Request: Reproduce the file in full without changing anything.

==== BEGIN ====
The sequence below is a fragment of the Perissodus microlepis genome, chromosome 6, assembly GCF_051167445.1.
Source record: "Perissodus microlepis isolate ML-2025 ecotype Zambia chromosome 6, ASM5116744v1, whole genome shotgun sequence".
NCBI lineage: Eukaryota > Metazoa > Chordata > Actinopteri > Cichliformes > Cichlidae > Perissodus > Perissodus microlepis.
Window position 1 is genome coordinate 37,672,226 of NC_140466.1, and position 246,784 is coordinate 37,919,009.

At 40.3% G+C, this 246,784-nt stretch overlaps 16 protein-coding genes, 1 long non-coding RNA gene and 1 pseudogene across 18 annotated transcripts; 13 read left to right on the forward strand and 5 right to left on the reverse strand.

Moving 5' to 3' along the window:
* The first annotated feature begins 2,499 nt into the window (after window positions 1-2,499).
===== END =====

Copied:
The sequence below is a fragment of the Perissodus microlepis genome, chromosome 6, assembly GCF_051167445.1.
Source record: "Perissodus microlepis isolate ML-2025 ecotype Zambia chromosome 6, ASM5116744v1, whole genome shotgun sequence".
NCBI lineage: Eukaryota > Metazoa > Chordata > Actinopteri > Cichliformes > Cichlidae > Perissodus > Perissodus microlepis.
Window position 1 is genome coordinate 37,672,226 of NC_140466.1, and position 246,784 is coordinate 37,919,009.

At 40.3% G+C, this 246,784-nt stretch overlaps 16 protein-coding genes, 1 long non-coding RNA gene and 1 pseudogene across 18 annotated transcripts; 13 read left to right on the forward strand and 5 right to left on the reverse strand.

Moving 5' to 3' along the window:
* The first annotated feature begins 2,499 nt into the window (after window positions 1-2,499).